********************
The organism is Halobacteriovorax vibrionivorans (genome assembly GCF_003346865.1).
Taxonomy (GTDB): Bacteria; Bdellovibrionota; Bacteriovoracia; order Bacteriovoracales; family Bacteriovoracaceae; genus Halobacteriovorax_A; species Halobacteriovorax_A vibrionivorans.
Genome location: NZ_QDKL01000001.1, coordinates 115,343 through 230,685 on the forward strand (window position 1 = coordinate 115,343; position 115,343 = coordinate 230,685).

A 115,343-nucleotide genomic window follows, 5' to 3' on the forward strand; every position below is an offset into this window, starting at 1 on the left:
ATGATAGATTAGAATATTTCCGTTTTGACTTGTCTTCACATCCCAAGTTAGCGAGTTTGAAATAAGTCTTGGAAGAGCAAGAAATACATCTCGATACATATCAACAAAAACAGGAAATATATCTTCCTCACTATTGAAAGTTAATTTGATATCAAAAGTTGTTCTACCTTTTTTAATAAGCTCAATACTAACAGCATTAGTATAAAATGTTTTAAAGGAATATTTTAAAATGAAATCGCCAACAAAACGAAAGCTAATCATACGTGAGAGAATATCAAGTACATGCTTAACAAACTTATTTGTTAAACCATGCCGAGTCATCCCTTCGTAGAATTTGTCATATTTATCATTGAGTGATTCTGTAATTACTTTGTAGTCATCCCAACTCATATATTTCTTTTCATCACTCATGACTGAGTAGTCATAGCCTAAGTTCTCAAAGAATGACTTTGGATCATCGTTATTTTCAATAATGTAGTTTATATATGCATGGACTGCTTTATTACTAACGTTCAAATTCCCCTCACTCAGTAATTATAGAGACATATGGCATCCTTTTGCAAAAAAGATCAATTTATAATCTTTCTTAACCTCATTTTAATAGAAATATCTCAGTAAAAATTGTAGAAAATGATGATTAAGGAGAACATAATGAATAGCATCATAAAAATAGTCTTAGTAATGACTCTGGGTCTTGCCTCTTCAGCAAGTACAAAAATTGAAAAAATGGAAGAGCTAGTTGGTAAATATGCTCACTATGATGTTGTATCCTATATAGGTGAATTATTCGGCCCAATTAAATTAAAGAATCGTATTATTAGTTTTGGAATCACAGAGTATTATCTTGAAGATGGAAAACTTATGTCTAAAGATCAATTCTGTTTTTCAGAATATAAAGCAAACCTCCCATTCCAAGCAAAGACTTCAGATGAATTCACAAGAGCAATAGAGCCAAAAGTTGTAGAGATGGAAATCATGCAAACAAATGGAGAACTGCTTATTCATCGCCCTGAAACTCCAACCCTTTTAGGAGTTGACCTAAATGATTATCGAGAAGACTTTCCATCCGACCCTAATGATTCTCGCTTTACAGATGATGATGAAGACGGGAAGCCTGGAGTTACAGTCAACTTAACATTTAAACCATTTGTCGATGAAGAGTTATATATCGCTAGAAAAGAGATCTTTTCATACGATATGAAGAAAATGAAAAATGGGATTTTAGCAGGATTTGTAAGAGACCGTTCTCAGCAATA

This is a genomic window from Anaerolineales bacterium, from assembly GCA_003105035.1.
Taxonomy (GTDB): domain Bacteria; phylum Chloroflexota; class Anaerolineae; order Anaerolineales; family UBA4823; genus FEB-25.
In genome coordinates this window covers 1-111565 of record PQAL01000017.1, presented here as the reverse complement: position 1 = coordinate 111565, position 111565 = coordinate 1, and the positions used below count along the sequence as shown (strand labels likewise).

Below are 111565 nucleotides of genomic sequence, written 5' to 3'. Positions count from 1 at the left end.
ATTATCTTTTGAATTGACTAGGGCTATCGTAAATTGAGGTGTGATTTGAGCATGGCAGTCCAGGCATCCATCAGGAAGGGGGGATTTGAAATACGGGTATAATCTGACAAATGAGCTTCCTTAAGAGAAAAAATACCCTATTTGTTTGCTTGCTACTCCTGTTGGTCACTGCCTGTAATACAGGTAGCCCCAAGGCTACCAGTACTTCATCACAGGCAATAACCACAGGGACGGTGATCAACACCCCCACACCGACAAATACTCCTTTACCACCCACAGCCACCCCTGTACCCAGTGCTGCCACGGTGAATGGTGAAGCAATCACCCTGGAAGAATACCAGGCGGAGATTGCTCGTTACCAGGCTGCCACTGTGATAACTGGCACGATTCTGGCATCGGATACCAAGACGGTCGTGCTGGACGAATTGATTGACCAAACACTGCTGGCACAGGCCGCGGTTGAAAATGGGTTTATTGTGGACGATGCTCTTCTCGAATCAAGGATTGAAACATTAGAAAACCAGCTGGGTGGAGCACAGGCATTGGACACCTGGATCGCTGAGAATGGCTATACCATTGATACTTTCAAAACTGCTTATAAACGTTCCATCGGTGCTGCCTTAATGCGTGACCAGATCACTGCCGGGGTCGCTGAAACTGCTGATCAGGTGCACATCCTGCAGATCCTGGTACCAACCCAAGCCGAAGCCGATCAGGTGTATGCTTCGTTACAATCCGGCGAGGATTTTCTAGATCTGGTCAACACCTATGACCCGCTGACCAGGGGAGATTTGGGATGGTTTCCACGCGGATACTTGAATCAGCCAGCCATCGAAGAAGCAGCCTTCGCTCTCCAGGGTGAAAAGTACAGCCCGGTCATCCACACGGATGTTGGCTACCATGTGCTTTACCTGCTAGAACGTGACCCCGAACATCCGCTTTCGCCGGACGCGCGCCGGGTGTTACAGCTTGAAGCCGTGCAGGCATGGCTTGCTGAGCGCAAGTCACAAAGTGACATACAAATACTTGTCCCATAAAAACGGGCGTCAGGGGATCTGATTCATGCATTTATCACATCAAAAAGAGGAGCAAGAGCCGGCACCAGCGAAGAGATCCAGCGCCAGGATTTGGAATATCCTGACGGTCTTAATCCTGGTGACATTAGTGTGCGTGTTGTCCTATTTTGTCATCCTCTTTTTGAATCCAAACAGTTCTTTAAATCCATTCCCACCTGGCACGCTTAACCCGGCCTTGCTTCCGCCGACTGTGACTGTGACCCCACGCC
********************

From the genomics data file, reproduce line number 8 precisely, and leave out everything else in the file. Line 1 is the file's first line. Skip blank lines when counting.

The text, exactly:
In genome coordinates this window covers 1-111565 of record PQAL01000017.1, presented here as the reverse complement: position 1 = coordinate 111565, position 111565 = coordinate 1, and the positions used below count along the sequence as shown (strand labels likewise).